Annotation of wikisrc/users/jdf.mdwn, revision 1.7

1.1       wiki        1: [[!toc ]]
                      2: 
                      3: # jdf's wiki page
1.2       wiki        4: 
1.7     ! jdf         5: Note: This is not what I'm really working on, it's just a place to gather some 
        !             6: notes I took about some topics.
1.2       wiki        7: 
1.7     ! jdf         8: ## NetBSD flavoured
1.2       wiki        9: 
1.7     ! jdf        10: Currently, NetBSD is a very generic operating system, leaving almost all
        !            11: choices up to the user. While some consider this a strength, and it
        !            12: definetly is for people who know what they're doing, it's an obstacle for
        !            13: people who then have to setup *everything* by hand.
        !            14: 
        !            15: Creating a *NetBSD flavoured* distribution shouldn't be much work, and require 
        !            16: just minor sysinst modifications.
        !            17: It shouldn't be much work to just package distribution sets that already
        !            18: include a list of packages it installs and several preconfigured configuration
        !            19: files, maybe also some additional wrapper scripts.
        !            20: On the other hand, you could also add some package calls to sysinst and just 
        !            21: provide a list of packages you consider necessary.
        !            22: 
        !            23: My original attempt was to create a range of distributions for different 
        !            24: purposes, i.e. one for developers, one for graphic designers, one for servers, 
        !            25: etc. I don't know if this is the right way, esp. since some of the applications 
        !            26: are *very* specific. You cannot really provide a sane server default 
        !            27: installation except for some basic things like installing a vim, but that's all.
        !            28: My current idea is to provide just one, maybe named *NetBSD flavoured*, with at 
        !            29: least the following tools on board:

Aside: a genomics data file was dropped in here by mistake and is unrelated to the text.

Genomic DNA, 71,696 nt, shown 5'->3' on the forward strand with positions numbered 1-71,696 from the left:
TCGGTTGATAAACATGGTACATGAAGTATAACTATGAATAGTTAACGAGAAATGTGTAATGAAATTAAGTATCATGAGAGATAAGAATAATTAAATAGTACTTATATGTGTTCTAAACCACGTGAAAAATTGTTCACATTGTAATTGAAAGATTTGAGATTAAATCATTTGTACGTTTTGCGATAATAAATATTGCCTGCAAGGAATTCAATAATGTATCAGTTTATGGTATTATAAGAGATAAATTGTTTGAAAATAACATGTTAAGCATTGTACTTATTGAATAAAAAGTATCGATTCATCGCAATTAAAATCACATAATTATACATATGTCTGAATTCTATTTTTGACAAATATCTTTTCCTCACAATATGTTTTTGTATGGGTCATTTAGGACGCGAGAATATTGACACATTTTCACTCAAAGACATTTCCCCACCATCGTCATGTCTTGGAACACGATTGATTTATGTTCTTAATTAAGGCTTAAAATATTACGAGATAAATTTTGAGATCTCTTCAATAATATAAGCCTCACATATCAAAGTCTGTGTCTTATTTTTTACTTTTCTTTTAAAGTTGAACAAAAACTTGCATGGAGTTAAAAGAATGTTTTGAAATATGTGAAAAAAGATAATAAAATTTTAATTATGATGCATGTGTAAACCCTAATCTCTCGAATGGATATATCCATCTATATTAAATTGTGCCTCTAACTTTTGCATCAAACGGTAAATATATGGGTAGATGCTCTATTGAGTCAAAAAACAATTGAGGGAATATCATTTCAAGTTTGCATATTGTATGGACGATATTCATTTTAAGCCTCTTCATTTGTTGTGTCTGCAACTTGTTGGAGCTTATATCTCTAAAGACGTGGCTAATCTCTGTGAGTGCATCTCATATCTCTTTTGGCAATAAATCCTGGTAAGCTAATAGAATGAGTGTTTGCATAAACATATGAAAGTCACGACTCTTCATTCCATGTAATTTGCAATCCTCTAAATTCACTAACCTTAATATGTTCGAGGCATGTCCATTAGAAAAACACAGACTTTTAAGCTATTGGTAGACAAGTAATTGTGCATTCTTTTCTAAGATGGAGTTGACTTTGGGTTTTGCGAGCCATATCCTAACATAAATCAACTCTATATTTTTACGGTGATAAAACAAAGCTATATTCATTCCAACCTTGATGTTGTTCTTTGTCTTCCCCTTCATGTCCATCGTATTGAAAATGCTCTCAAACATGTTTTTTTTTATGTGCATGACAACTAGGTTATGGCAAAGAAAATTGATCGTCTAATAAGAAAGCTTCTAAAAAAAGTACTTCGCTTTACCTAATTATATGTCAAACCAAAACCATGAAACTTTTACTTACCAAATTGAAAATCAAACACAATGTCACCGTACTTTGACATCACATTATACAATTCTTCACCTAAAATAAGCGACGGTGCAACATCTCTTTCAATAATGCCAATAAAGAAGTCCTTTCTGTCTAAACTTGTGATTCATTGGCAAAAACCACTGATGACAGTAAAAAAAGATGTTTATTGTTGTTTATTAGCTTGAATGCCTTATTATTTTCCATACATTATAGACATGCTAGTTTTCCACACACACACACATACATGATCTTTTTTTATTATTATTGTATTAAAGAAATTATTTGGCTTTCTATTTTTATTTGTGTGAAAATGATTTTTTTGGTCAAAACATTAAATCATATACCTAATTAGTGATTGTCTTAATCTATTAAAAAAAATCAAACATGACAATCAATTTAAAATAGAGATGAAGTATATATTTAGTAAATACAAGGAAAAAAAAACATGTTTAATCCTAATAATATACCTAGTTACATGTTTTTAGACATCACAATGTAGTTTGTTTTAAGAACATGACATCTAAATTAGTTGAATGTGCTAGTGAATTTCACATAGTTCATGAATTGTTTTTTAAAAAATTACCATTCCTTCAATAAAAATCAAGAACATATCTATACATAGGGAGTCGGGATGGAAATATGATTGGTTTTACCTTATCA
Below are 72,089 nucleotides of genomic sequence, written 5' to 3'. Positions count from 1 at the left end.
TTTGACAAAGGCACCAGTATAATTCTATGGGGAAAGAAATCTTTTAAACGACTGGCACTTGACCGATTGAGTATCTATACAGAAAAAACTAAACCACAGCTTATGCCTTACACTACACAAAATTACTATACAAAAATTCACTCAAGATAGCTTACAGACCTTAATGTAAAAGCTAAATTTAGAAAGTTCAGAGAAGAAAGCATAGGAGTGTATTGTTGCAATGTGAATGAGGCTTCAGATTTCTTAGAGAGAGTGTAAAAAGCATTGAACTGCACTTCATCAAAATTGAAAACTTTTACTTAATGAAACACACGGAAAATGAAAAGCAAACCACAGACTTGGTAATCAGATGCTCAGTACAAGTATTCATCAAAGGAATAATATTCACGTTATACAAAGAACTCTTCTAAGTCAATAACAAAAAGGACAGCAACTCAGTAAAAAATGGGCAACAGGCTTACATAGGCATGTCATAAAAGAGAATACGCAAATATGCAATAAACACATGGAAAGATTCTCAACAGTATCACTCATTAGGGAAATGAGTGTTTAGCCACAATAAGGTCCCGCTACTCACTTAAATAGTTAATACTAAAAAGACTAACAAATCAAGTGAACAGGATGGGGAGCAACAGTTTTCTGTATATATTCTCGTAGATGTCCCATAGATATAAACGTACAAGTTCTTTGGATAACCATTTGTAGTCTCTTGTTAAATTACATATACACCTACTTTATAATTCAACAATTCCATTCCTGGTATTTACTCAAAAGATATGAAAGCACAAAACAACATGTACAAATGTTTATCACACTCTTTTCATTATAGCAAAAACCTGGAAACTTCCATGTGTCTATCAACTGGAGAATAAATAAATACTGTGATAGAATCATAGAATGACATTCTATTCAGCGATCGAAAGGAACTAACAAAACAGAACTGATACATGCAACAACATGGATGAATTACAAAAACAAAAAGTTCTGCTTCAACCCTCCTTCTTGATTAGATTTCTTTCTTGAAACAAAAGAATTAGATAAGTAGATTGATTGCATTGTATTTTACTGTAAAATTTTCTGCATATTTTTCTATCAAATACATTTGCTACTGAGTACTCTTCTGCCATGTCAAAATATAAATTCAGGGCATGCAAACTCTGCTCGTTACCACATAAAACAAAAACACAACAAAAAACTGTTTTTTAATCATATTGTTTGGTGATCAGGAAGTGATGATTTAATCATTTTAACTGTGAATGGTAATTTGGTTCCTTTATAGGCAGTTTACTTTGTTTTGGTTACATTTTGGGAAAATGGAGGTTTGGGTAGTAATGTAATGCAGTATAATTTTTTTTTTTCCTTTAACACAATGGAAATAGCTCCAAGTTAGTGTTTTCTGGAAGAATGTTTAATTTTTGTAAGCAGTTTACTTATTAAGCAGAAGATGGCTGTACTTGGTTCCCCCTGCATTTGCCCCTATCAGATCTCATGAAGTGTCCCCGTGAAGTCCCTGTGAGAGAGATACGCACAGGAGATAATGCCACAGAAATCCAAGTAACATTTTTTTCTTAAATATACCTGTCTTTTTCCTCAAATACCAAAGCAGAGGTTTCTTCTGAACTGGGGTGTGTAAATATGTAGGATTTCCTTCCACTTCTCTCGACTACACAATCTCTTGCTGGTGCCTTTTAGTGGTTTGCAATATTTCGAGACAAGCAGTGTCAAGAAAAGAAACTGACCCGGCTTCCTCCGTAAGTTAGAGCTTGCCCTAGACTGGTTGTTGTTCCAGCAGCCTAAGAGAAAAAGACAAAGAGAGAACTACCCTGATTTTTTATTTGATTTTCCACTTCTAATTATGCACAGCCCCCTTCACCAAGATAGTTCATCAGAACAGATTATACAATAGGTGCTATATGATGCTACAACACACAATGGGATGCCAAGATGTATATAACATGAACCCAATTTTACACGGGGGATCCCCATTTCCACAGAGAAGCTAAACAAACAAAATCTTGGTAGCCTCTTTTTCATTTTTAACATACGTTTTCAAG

!            30:  * vim
        !            31:  * pkgin
        !            32:  * git
        !            33:  * fossil
        !            34:  * subversion
        !            35:  * some other important VCSes
        !            36:  * light-desktop (i.e., LXDE)
        !            37:  * screen (tmux is in base)
        !            38:  * some sane X terminal emulators
        !            39:  * a browser (Firefox?!)
        !            40:  * a mailer (Thunderbird? Claws-mail?)
        !            41:  * emacs (maybe too large?)
        !            42:  * perl
        !            43:  * python
        !            44:  * mplayer (when it's possible to pack it up)
        !            45:  * pdf viewer
        !            46:  * preconfigured bozohttpd running on localhost showing documentation
        !            47: 
        !            48: ## NetBSD documentation
        !            49: 
        !            50: In [http://mail-index.netbsd.org/netbsd-docs/2012/09/20/msg000295.html](this 
        !            51: post) I shared some ideas about what to do with documentation. Though much of it 
        !            52: was proven not practical by the replies, I still have one idea: Unify 
        !            53: documentation of NetBSD, and provide it all on a NetBSD system.
        !            54: 
        !            55: The first step is to merge as much content as possible into the NetBSD wiki. 
        !            56: Currently, the NetBSD documentation is very diverse in its distribution form.
        !            57: 
        !            58: Then, the Google Code-In produced some nice results, including a CGI for a small 
        !            59: markdown wiki to browse the wiki (if it was offline), and maybe even a terminal 
        !            60: markdown browser.
        !            61: 
        !            62: Finally, ship these two in a pkgsrc package or even with base, and provide a 
        !            63: small script which regularly updates the documentation.